Panel advances bill to restrict the use of facial recognition technology in Colorado | Legislature

On Wednesday, the Senate board unanimously passed a bill that would restrict the use of face recognition technology in Colorado government, law enforcement, and schools.

If passed, Senate Bill 113 will lay down several restrictions and rules for the use of artificial intelligence services to identify individuals by state and state law enforcement. The bill also completely bans the use of face recognition technology in public and charter schools until 2025.

The sponsor of the bill, Sen. Chris Hansen, of Denver, said the law aims to slow down and re-evaluate the state’s use of face recognition technology because of the disproportionate identification of colored people.

“Sure, there are a lot of great things that this technology can and does do for us … but there are also some real drawbacks,” Hansen said. “This is not a bill that is designed to halt progress or reduce the proper use of this technology, but we need to think carefully about how we apply it, especially in public and with law enforcement.”

Numerous studies have found racial bias in facial recognition technology. According to a study by the Massachusetts Institute of Technology in 2018, in black women this technology had an error rate of 34.7% compared to 0.8% for light-skinned men. Similarly, a federal study in 2019 found that Asians and African Americans are 100 times more likely than white men to be misidentified using facial recognition technology.

While commission members unanimously backed the bill on Wednesday, some people spoke out during public testimony at the meeting. Most of the opposition was from law enforcement.

“These proven and ever-improving technologies allow peacekeeping officers investigating criminal incidents to reduce crime and protect civil liberties, focusing their efforts only on individuals with a much higher likelihood of involvement,” said David Shipley, executive director of the Consortium. consisting of 86 Colorado law enforcement.

Under the bill, law enforcement will be prohibited from using face recognition technology to establish probable causes, identify a person from a police sketch, or create a record that reflects the actions of a person protected by the First Amendment. Law enforcement will also need special permission to use face recognition to monitor, track or identify in real time.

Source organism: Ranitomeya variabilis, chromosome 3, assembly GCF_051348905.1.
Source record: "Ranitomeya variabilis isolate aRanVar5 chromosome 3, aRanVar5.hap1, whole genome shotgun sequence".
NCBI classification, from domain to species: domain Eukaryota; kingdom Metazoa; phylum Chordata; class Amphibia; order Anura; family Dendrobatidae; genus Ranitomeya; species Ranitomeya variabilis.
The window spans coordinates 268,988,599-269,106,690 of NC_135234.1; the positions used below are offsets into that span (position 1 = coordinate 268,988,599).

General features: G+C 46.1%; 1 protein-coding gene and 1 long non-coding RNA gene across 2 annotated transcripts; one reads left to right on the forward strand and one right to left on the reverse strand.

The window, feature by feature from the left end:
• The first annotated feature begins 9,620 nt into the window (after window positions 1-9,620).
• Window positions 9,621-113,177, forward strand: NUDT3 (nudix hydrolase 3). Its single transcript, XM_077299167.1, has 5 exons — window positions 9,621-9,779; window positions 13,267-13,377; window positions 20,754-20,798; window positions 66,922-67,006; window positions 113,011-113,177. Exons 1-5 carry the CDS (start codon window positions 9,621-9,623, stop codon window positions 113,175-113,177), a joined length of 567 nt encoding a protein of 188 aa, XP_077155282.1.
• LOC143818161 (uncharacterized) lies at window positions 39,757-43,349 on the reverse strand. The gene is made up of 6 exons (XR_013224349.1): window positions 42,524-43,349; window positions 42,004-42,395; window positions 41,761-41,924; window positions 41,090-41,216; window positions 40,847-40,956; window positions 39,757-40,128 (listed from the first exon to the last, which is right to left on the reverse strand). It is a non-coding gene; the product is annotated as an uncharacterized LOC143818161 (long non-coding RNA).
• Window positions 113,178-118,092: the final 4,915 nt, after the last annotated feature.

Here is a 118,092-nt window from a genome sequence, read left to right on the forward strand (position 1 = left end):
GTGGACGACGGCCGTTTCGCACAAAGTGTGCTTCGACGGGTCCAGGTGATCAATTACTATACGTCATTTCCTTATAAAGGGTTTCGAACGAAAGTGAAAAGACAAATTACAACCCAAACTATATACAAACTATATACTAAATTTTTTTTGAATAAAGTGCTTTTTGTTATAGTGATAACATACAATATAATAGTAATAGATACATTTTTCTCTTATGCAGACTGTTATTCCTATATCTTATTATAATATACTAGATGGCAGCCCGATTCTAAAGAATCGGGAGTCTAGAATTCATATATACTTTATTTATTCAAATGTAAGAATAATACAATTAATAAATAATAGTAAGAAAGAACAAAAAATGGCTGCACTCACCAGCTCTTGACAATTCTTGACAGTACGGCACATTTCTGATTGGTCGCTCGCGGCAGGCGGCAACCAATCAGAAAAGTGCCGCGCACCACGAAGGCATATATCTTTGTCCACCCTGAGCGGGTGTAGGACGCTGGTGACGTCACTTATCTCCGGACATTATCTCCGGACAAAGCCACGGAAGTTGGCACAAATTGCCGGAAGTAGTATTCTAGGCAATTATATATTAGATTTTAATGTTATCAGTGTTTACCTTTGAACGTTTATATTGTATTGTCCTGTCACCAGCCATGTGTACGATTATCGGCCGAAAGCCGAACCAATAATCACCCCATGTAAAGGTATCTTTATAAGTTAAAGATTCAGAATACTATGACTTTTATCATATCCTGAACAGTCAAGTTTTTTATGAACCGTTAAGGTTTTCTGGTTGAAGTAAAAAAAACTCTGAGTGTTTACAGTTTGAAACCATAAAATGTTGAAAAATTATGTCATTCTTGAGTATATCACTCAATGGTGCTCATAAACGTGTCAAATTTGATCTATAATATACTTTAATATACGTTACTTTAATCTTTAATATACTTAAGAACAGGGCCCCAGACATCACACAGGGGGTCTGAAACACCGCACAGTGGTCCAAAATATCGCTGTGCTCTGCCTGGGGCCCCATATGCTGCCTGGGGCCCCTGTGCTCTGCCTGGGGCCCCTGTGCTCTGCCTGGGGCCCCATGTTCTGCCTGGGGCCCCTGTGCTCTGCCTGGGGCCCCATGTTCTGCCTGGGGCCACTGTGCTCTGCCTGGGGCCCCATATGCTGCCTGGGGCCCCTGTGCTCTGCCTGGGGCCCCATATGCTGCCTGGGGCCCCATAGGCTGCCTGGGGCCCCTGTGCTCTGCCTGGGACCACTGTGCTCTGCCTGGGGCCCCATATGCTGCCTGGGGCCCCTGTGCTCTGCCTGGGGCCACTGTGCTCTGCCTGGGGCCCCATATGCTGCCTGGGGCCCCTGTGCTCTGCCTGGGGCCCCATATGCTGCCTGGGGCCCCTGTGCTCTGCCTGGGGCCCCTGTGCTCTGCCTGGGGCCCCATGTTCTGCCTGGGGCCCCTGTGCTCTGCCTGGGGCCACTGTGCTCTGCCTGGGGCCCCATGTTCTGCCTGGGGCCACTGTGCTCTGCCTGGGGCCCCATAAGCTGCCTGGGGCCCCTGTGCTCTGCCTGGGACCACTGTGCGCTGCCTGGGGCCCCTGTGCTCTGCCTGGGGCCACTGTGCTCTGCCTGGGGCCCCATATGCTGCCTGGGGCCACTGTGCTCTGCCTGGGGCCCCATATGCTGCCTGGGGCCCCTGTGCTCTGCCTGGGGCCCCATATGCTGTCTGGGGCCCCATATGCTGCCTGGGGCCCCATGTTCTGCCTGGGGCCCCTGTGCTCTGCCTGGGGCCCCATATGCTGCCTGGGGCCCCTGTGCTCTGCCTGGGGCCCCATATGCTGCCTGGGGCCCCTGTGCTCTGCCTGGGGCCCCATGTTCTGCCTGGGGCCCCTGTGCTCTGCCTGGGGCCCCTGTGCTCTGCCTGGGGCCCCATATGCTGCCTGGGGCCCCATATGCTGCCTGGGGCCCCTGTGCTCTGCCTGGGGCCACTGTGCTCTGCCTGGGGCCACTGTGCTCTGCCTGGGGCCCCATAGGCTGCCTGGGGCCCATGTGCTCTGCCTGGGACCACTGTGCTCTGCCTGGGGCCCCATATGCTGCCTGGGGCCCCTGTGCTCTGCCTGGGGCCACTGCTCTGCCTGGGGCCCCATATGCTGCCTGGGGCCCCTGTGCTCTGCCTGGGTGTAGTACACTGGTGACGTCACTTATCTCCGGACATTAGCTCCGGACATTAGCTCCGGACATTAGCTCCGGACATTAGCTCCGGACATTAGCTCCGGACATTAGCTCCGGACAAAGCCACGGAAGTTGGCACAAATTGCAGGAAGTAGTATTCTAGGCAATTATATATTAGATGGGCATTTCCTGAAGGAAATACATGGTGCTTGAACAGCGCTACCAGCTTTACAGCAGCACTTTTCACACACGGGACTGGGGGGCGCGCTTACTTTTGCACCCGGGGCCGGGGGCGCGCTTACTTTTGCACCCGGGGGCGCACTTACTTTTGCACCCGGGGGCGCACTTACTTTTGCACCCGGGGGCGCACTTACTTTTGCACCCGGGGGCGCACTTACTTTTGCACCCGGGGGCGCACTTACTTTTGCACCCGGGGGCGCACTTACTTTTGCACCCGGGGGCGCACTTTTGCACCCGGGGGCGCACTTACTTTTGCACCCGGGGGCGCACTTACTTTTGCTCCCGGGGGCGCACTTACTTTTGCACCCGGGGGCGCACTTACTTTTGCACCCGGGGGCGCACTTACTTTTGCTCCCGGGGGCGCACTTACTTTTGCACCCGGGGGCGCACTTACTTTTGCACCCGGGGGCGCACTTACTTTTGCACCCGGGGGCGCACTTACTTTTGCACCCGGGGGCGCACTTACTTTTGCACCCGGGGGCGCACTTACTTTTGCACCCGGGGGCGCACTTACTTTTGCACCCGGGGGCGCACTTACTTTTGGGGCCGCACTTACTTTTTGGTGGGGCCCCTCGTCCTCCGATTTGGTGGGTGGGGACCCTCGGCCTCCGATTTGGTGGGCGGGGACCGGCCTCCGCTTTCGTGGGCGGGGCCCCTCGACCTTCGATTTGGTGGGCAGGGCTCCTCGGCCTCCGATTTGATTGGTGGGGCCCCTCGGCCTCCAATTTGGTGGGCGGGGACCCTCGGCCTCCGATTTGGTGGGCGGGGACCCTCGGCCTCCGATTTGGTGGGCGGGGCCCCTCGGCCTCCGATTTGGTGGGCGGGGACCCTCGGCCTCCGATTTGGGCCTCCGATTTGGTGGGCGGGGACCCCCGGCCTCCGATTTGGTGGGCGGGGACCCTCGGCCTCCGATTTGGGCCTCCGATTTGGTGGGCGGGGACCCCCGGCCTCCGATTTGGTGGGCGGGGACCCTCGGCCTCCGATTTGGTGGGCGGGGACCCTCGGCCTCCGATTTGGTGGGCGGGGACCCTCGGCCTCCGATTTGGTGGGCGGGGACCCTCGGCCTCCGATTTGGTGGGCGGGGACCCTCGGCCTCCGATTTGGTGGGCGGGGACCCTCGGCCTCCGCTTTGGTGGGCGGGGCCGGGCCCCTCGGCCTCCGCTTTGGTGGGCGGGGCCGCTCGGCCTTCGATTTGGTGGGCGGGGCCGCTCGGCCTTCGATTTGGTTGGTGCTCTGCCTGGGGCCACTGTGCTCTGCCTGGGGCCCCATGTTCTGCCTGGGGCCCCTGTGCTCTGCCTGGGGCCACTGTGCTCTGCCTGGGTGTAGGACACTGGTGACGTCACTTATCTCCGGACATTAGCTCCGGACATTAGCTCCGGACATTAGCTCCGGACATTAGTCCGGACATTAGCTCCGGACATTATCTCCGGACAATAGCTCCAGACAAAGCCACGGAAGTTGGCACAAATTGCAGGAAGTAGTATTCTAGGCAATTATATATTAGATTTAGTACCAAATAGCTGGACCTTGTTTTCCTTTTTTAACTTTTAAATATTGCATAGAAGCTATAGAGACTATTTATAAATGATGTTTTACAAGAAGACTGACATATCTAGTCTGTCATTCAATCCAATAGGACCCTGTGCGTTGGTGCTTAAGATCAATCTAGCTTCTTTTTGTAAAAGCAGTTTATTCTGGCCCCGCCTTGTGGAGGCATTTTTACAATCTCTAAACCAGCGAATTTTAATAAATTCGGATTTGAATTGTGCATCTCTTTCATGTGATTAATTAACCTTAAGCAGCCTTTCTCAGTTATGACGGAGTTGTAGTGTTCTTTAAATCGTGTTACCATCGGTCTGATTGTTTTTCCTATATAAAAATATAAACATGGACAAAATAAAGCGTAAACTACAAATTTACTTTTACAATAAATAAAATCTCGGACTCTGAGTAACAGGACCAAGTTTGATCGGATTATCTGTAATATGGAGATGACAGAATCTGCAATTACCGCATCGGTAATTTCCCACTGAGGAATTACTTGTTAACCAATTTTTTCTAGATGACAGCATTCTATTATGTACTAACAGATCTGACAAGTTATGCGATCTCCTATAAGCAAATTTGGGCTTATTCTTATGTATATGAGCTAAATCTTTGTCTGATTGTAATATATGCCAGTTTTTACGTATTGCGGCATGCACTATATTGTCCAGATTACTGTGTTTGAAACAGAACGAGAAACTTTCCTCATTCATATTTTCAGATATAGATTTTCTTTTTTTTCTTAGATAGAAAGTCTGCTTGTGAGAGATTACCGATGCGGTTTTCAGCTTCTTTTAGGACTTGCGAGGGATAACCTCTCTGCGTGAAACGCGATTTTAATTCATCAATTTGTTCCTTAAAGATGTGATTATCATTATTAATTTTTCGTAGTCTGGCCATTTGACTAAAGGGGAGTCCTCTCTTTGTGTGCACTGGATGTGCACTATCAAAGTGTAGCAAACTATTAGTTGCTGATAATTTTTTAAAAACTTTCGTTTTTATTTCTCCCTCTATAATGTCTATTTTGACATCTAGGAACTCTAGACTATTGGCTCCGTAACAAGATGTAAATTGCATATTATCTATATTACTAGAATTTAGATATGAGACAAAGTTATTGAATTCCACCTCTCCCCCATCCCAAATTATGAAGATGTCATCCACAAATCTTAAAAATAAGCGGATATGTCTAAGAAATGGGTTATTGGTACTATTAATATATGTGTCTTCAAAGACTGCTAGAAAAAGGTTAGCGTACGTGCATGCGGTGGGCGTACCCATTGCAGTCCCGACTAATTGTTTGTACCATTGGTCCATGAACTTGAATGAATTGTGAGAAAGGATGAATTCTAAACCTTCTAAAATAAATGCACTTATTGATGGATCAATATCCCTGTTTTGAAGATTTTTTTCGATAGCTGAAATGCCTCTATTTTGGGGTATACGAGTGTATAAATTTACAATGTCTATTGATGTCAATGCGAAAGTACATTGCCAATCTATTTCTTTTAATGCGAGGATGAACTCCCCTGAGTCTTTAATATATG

Government agencies that use face recognition technology should notify the body supporting the report, clarify why the technology is used, prepare a report on accountability, test equipment, and subject any decisions resulting from this technology to human review.

The Colorado County Sheriff’s Office and the Security Industry Association also spoke out against the bill, with the latter criticizing its temporary ban on face recognition technology in schools.

“There are no excuses for banning use in schools. It could ban some potentially life-saving security applications, ”said Jake Parker, the association’s director of public relations. Parker said face recognition technology is used by schools to check visitors for a list of people barred from entering the school, and could help prevent gunfire.

The bill also provides for the establishment of a task force, which will operate until September 2032 and will be responsible for studying issues related to the use of artificial intelligence. The findings of the task force will be used to inform about the use of face recognition technology in schools after the ban on the bill expires in 2025, Hansen said.

Senate harshly approves bill banning law enforcement from cheating minors

While it is unclear whether any schools in Colorado currently use face recognition technology, public schools use this technology for discipline, such as to identify students who miss classes or break rules on security videos.

On Wednesday, several experts in the field of technology spoke in support of the bill, including several people from the University of Colorado’s artificial intelligence program.

“Face recognition is used in our schools and in our communities, almost always with good intentions, but certainly not always with good results, and sometimes even with harmful ones,” said Christine Chang, a computer science student at the university. “I would like to remind you of Robert Williams, Michael Oliver and Nyer Parks, all of whom were illegally arrested on the basis of findings from investigations obtained by face recognition software.”

Because of these problems in cities such as San Francisco, Boston and Portland, police and local agencies have banned the use of face recognition technology. The Colorado bill proposed will not ban the technology, but set strict restrictions.

University of Colorado law professor Margo Kaminski, who has experience in the comparative law of artificial intelligence, said the proposed bill would become the “gold standard” in the use of face recognition technology.

“The use of (artificial intelligence), especially by the government, creates certain risks,” Kaminsky said. “Risks of error, risks of bias and discrimination, and significant damage to personal liberty, including things like monitoring protesters, incentives to build surveillance infrastructure or to co-opt private surveillance systems for use by law enforcement.”

By a decision of 2-1 the appellate court upheld the sentence of the man for threatening the judge


Leave a Comment